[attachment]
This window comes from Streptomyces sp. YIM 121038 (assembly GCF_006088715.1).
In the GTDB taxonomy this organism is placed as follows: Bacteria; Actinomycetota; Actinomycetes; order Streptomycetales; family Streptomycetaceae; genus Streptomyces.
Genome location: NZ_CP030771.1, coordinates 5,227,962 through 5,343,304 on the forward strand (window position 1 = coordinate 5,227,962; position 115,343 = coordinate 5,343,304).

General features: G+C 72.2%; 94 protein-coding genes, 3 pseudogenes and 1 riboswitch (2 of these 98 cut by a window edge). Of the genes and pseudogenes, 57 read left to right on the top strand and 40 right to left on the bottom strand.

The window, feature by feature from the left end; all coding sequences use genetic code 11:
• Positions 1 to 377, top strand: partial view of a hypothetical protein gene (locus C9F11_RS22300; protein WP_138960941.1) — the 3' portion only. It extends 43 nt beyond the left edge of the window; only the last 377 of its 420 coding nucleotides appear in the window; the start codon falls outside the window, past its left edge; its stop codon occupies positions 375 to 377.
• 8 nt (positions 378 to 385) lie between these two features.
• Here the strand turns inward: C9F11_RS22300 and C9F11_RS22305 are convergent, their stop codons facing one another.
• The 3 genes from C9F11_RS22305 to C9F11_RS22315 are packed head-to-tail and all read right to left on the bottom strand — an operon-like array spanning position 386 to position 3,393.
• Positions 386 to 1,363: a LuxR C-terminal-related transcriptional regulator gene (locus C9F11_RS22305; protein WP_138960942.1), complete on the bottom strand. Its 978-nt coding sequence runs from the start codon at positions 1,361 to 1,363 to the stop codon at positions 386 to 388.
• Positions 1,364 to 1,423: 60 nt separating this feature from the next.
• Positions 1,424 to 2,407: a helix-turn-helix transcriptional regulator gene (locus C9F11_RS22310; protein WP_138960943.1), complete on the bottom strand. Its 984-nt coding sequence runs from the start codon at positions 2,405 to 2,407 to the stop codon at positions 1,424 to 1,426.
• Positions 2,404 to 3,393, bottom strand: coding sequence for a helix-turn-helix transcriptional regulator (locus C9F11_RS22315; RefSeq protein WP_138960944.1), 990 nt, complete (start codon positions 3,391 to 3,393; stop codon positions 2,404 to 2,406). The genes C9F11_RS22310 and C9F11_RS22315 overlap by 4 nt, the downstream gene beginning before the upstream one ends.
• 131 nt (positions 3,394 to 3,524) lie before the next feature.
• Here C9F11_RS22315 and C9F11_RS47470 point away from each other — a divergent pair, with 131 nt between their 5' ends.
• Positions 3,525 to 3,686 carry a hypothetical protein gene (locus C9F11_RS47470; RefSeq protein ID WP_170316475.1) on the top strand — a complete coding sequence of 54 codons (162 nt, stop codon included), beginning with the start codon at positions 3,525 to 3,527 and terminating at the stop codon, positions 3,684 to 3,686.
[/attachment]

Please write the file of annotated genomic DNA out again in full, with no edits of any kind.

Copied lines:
This window comes from Streptomyces sp. YIM 121038 (assembly GCF_006088715.1).
In the GTDB taxonomy this organism is placed as follows: Bacteria; Actinomycetota; Actinomycetes; order Streptomycetales; family Streptomycetaceae; genus Streptomyces.
Genome location: NZ_CP030771.1, coordinates 5,227,962 through 5,343,304 on the forward strand (window position 1 = coordinate 5,227,962; position 115,343 = coordinate 5,343,304).

General features: G+C 72.2%; 94 protein-coding genes, 3 pseudogenes and 1 riboswitch (2 of these 98 cut by a window edge). Of the genes and pseudogenes, 57 read left to right on the top strand and 40 right to left on the bottom strand.

The window, feature by feature from the left end; all coding sequences use genetic code 11:
• Positions 1 to 377, top strand: partial view of a hypothetical protein gene (locus C9F11_RS22300; protein WP_138960941.1) — the 3' portion only. It extends 43 nt beyond the left edge of the window; only the last 377 of its 420 coding nucleotides appear in the window; the start codon falls outside the window, past its left edge; its stop codon occupies positions 375 to 377.
• 8 nt (positions 378 to 385) lie between these two features.
• Here the strand turns inward: C9F11_RS22300 and C9F11_RS22305 are convergent, their stop codons facing one another.
• The 3 genes from C9F11_RS22305 to C9F11_RS22315 are packed head-to-tail and all read right to left on the bottom strand — an operon-like array spanning position 386 to position 3,393.
• Positions 386 to 1,363: a LuxR C-terminal-related transcriptional regulator gene (locus C9F11_RS22305; protein WP_138960942.1), complete on the bottom strand. Its 978-nt coding sequence runs from the start codon at positions 1,361 to 1,363 to the stop codon at positions 386 to 388.
• Positions 1,364 to 1,423: 60 nt separating this feature from the next.
• Positions 1,424 to 2,407: a helix-turn-helix transcriptional regulator gene (locus C9F11_RS22310; protein WP_138960943.1), complete on the bottom strand. Its 984-nt coding sequence runs from the start codon at positions 2,405 to 2,407 to the stop codon at positions 1,424 to 1,426.
• Positions 2,404 to 3,393, bottom strand: coding sequence for a helix-turn-helix transcriptional regulator (locus C9F11_RS22315; RefSeq protein WP_138960944.1), 990 nt, complete (start codon positions 3,391 to 3,393; stop codon positions 2,404 to 2,406). The genes C9F11_RS22310 and C9F11_RS22315 overlap by 4 nt, the downstream gene beginning before the upstream one ends.
• 131 nt (positions 3,394 to 3,524) lie before the next feature.
• Here C9F11_RS22315 and C9F11_RS47470 point away from each other — a divergent pair, with 131 nt between their 5' ends.
• Positions 3,525 to 3,686 carry a hypothetical protein gene (locus C9F11_RS47470; RefSeq protein ID WP_170316475.1) on the top strand — a complete coding sequence of 54 codons (162 nt, stop codon included), beginning with the start codon at positions 3,525 to 3,527 and terminating at the stop codon, positions 3,684 to 3,686.